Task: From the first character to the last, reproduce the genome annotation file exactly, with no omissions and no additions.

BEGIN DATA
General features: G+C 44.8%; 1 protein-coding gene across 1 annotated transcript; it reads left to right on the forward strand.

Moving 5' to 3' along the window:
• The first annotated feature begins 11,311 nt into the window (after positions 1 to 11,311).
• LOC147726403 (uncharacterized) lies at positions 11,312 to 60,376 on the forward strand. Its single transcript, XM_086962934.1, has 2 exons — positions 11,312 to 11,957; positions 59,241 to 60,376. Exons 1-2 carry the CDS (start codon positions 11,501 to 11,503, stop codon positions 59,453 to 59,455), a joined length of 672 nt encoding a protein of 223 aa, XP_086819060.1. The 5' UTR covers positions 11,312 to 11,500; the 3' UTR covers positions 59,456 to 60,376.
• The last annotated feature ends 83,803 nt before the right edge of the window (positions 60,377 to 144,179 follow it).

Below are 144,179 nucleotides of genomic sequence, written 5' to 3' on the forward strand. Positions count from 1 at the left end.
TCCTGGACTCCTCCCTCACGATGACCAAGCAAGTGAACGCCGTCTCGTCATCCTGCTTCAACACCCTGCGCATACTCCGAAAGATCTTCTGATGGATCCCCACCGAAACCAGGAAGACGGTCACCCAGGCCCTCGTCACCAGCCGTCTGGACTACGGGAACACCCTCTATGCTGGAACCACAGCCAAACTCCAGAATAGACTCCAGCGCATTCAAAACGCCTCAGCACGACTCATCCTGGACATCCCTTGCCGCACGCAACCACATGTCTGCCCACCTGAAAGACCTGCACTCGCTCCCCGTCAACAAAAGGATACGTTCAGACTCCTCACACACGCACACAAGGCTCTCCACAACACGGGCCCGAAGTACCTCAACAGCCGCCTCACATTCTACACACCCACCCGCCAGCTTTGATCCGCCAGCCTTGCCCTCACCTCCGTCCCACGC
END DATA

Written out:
General features: G+C 44.8%; 1 protein-coding gene across 1 annotated transcript; it reads left to right on the forward strand.

Moving 5' to 3' along the window:
• The first annotated feature begins 11,311 nt into the window (after positions 1 to 11,311).
• LOC147726403 (uncharacterized) lies at positions 11,312 to 60,376 on the forward strand. Its single transcript, XM_086962934.1, has 2 exons — positions 11,312 to 11,957; positions 59,241 to 60,376. Exons 1-2 carry the CDS (start codon positions 11,501 to 11,503, stop codon positions 59,453 to 59,455), a joined length of 672 nt encoding a protein of 223 aa, XP_086819060.1. The 5' UTR covers positions 11,312 to 11,500; the 3' UTR covers positions 59,456 to 60,376.
• The last annotated feature ends 83,803 nt before the right edge of the window (positions 60,377 to 144,179 follow it).

Below are 144,179 nucleotides of genomic sequence, written 5' to 3' on the forward strand. Positions count from 1 at the left end.
TCCTGGACTCCTCCCTCACGATGACCAAGCAAGTGAACGCCGTCTCGTCATCCTGCTTCAACACCCTGCGCATACTCCGAAAGATCTTCTGATGGATCCCCACCGAAACCAGGAAGACGGTCACCCAGGCCCTCGTCACCAGCCGTCTGGACTACGGGAACACCCTCTATGCTGGAACCACAGCCAAACTCCAGAATAGACTCCAGCGCATTCAAAACGCCTCAGCACGACTCATCCTGGACATCCCTTGCCGCACGCAACCACATGTCTGCCCACCTGAAAGACCTGCACTCGCTCCCCGTCAACAAAAGGATACGTTCAGACTCCTCACACACGCACACAAGGCTCTCCACAACACGGGCCCGAAGTACCTCAACAGCCGCCTCACATTCTACACACCCACCCGCCAGCTTTGATCCGCCAGCCTTGCCCTCACCTCCGTCCCACGC